In writing, one may choose to use several different persons or perspectives to convey a story to a reader, including first person (“I”), second person (“you”), or third person (“they”).
Many modern authors have experimented with writing in second person, in particular. But why? Why not just write traditionally, in more of an orthodox style?
The “you” in literature is extremely powerful. There is a certain emotion that stems from feeling that one is directly placed in a story. Many times, when an author uses the second person, he is trying to teach the reader a lesson or invoke some sort of deep, internal thought. For example, Donte Collins, a man awarded most promising young poet by the the Academy of American Poets, uses the second person frequently:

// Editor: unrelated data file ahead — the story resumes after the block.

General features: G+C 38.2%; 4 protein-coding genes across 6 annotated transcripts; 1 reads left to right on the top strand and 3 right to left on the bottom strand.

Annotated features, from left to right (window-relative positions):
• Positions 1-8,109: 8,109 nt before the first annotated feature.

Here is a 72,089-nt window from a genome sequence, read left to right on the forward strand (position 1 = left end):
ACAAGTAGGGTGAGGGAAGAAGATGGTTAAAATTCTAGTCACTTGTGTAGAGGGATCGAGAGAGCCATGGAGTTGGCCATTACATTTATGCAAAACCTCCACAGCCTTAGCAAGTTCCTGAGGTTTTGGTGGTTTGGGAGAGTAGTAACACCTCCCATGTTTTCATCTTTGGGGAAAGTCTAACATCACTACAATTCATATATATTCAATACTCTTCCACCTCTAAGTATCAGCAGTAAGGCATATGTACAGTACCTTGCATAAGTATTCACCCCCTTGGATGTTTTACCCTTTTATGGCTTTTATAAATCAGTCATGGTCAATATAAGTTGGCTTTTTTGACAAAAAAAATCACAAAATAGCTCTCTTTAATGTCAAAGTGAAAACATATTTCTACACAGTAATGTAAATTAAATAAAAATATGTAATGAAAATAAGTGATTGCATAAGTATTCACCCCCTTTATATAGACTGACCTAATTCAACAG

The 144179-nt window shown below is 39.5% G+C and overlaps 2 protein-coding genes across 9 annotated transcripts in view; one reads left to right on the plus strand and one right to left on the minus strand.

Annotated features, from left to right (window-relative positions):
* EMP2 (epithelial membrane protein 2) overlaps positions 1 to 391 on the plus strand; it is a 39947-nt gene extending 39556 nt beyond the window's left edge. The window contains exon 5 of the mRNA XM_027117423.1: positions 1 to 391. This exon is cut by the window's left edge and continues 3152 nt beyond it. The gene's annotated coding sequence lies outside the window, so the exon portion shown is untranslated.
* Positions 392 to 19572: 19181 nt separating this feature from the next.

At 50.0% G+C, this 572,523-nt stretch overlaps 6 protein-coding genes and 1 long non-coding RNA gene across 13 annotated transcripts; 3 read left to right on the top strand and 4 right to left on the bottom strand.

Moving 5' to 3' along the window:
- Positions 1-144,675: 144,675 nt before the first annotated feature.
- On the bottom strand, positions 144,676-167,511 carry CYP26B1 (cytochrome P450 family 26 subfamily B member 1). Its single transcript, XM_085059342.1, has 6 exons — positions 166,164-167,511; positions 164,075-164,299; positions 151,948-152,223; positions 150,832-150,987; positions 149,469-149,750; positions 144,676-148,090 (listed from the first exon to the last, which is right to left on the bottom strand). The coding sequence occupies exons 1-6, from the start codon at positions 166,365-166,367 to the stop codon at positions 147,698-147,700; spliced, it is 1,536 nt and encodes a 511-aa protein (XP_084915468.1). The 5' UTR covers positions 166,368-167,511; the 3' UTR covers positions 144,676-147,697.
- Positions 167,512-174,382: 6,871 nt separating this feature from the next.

Do you still perform autopsies on conversations / you’ve had lives ago? / … because today you watched him. thought his voice cot / ton candy melting beneath your tongue…”
(“Thirteen Ways of Looking at Thirteen” from Donte Collins’ book Autopsy).
Experimentation is vital when it comes to writing. Never be afraid to explore your abilities and skills. Ayn Rayd, for instance, author of the critically acclaimed book Anthem, wrote her novel in first-person plural point of view. Instead of “I,” the narrator refers to himself as “we” in the story.
Try writing a story in second person and see how you do! Odds are, you will be surprised with the results.